Surfing

Wembury is an exposed point break with unreliable and fickle waves needing a solid swell to work. Winter provides the best time of year for surfing here, when southwest swells combine with offshore winds from a northerly direction, on these days quality fun waves can break with swells up to ten feet, however, from personal experience the average winter swell is around 4-5ft. The waves tend to break left providing some fairly long rides on a good day, rights can be taken but tend to be shorter due to the rocks. When surfing here be aware of the rocky outcrops on both sides of the bay partially close to the beach at high tide. Ensure you check the surf report before heading down so as not to be disappointed by a flat sea.


Paddling

Wembury also offers a great coastline to explore by kayak and stand up paddle boards (SUP), best in the summer months when the sea is a bit calmer. For complete novices the bay area can provide a great place to learn on a clam day, and some impressive photo opportunities with the Mewstone in the background. For those more experienced paddler's looking for a chance to explore further a variety of routes can be take after launching from the beach.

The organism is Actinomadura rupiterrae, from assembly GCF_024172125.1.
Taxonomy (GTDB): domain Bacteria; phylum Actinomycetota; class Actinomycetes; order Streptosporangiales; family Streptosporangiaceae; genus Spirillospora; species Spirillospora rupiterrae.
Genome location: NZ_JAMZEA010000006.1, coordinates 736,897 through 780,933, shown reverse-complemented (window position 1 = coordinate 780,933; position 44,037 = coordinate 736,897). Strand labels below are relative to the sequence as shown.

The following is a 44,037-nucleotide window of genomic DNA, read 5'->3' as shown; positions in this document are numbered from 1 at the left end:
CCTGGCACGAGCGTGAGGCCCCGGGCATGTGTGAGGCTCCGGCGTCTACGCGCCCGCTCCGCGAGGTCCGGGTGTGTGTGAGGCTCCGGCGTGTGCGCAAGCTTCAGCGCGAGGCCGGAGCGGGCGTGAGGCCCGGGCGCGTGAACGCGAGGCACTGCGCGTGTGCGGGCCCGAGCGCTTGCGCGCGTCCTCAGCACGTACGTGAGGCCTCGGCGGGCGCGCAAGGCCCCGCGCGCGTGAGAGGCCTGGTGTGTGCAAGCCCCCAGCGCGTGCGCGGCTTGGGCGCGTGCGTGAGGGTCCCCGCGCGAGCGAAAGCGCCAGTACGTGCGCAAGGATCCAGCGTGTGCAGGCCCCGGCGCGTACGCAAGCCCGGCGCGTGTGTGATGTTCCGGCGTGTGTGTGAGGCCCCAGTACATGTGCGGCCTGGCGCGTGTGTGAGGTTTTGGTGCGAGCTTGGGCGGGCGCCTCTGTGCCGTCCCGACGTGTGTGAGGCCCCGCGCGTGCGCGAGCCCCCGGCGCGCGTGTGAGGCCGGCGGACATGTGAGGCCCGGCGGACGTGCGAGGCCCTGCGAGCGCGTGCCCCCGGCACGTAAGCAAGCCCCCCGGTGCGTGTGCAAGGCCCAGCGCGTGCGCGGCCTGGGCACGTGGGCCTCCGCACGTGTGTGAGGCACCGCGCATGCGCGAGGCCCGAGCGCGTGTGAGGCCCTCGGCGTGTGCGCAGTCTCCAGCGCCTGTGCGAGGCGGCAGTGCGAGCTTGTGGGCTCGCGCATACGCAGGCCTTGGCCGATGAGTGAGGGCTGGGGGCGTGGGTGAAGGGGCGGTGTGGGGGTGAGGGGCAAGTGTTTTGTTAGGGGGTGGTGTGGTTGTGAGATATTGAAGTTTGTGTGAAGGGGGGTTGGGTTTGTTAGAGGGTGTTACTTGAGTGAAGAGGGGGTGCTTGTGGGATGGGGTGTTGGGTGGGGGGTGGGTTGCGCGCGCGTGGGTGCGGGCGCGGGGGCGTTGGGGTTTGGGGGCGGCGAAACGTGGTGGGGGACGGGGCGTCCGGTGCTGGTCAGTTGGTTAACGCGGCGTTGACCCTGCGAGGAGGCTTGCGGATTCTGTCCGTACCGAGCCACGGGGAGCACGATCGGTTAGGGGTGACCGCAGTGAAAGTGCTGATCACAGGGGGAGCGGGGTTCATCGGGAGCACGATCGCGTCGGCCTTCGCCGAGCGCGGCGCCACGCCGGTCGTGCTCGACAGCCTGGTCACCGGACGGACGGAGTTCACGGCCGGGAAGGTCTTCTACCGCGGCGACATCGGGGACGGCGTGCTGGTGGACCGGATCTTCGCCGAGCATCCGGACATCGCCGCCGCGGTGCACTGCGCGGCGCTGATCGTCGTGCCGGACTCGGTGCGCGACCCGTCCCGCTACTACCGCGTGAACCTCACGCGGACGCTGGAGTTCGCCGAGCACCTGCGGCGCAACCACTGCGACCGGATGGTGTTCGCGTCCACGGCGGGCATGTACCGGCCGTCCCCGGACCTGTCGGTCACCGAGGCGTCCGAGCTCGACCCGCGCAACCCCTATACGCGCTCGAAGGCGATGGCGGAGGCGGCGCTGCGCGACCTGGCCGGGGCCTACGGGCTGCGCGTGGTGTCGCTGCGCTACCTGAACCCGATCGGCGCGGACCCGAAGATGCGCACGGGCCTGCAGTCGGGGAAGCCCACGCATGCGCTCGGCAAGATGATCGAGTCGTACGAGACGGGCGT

Around the Mewstone

A popular paddle is out and around the Great Mewstone, this roughly 5km round trip paddle offers an alternative

look at the coastline from the sea itself. As you paddle around the island you can see a small Sheppard's hut.

Originally built to house a local man found guilty of a minor

crime, once his time was served he decided to remain

on the island and raise his family, never once returning to shore. Later the hut was used to house a family destined

for exile in Australia, the house was enlarged resulting in the turret shaped building which remains visible today.